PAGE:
An absolute star in the making. Capable of playing midfield or forward, Rowbottom just knows how to set scoring opportunities up in transition. The sister of Sydney’s James, Rowbottom has similar ball-winning abilities and defensive attributes, but has a lot to offer offensively as well. She showed in the Chargers’ win over Tasmania that she is not only able to hit the scoreboard herself – kicking two goals – but set up a number of chances for her teammates. One that will really surprise in 2021 as a leader for the Chargers.

Charlie Rowbottom. Picture credit: Solstice Digital & Photography

Tara Slender (Bendigo Pioneers/Vic Country)

With quite a few tall defenders in this year’s AFL Women’s Draft, Slender would be putting her hand up as potentially the pick of the bunch. Her intercepting capability and reading of the ball in flight is exceptional, and while she did miss her middle-age year, Slender is one who could catch the attention pretty quickly. Having played alongside some Vic Country representatives in the past – and playing at Under 16s level for her state – Slender is good in one-on-ones and looms as a key lynchpin for the Pioneers. It would also not be too surprising to see her take a similar transition to Isabelle Pritchard and move into the midfield given she has the traits to slot right in there.

Makaylah Appleby (Northern Knights/Vic Metro)

Class personified. Appleby has managed to catch the eye on more than a few occasions over the past few seasons despite playing in such a stacked team at the Northern Knights. She often played off a wing or provided run on the outside like during the 2019 NAB League Finals Series. Appleby is now the top prospect at the Knights for the upcoming season as a member of the AFL Women’s National Academy, and as a damaging ball user, Appleby is one that teammates want to get the ball in the hands of in order to create scoring opportunities up the field.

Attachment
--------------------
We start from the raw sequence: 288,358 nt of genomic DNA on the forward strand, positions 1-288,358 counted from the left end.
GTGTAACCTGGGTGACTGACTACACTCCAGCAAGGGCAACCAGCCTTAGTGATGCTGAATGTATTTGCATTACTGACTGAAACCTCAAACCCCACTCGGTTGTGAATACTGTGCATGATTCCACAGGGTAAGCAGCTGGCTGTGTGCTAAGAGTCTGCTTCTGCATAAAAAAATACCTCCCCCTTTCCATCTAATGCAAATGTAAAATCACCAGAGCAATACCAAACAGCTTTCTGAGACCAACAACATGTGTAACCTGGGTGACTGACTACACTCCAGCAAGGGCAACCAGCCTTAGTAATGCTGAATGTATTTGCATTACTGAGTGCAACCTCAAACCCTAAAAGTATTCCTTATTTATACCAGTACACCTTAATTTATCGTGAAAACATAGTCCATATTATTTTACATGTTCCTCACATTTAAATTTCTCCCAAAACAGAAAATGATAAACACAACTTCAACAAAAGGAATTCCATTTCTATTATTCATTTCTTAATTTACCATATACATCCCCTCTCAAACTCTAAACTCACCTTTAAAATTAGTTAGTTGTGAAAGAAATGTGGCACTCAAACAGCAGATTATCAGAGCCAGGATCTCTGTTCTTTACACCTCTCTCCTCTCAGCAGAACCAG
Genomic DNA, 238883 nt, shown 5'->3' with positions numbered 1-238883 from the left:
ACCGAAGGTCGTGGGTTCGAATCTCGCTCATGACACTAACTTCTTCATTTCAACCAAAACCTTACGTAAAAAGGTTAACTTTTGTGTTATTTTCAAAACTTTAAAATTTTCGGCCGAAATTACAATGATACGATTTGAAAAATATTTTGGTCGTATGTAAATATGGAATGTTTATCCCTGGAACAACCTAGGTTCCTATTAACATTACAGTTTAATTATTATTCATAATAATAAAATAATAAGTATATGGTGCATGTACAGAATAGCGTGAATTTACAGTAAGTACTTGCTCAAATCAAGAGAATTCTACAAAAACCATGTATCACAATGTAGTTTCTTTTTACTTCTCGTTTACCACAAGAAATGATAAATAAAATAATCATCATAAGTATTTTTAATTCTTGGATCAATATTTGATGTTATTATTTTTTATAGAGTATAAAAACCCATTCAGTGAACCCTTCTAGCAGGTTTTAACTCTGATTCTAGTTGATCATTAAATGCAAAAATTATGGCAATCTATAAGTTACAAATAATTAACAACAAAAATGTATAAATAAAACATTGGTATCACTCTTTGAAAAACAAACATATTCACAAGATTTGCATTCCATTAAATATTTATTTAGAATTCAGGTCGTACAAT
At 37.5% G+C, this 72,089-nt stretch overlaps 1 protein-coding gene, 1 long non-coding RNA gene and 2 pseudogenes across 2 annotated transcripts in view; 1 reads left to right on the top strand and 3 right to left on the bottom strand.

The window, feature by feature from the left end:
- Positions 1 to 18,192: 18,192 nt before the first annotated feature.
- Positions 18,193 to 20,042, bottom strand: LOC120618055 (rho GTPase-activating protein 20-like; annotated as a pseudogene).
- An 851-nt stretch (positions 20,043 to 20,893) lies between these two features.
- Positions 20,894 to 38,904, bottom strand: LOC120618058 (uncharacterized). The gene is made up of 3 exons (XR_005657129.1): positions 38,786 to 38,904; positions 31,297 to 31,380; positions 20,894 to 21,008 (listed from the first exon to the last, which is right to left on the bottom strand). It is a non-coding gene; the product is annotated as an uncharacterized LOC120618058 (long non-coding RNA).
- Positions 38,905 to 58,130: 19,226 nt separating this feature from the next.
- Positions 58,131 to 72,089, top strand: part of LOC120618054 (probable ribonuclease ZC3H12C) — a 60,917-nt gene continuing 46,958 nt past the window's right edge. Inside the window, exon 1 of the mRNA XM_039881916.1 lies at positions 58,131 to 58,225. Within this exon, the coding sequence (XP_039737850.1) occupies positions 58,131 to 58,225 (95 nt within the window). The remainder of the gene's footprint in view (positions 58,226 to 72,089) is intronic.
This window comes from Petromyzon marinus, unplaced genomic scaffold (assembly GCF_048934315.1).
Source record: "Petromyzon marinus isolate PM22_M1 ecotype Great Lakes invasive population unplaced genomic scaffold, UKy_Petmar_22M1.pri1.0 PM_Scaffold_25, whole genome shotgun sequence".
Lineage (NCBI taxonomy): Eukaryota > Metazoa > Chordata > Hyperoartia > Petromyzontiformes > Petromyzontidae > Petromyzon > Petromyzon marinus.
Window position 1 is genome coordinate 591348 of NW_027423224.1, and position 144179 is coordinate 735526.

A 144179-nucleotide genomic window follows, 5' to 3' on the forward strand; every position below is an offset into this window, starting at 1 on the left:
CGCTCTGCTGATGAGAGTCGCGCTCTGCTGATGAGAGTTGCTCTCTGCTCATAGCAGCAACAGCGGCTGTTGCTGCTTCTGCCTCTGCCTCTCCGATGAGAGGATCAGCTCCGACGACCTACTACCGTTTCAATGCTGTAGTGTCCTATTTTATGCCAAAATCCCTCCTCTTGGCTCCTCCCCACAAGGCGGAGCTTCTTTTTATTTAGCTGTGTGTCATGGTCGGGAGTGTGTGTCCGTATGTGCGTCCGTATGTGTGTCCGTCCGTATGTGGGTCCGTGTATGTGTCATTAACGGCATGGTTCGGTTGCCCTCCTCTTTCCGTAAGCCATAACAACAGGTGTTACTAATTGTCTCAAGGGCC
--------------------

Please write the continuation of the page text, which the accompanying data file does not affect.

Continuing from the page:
Charlotte Thomas (Subiaco/Western Australia)

A dangerous forward half player with clean skills and a nous for goals, Thomas is the other AFL Women’s Academy member from Western Australia in her middle-age year along with Rowley and has a big future. Playing in an experienced team like Subiaco, Thomas was able to still stand out, regularly hitting the scoreboard. Standing at 175cm, Thomas has good size and good hands and having made her League debut in 2020, big things are predicted for 2021 with a lot of AFL Women’s talent, and more experienced heads around her.

Nyakoat Dojiok. Picture credit: Draft Central

Nyakoat Dojiok (GWV Rebels/Vic Country)

A player who is not afraid to take the game on and really take it to the opposition is GWV Rebels’ Dojiok who has been developing year-on-year over the last few years. Playing as a 15-year-old a few years back, Dojiok is one who when she gets going is hard to contain, and she has that rich blend of power and speed. She is utilised best as that outside runner, playing off half-back or along a wing, but is eye-catching in the way she plays and the way she can bring teammates into the game. Entering her top-age year, expect her to see even more midfield time as she has some seriously great traits.

Elizabeth Dowling (Geelong Falcons/Vic Country)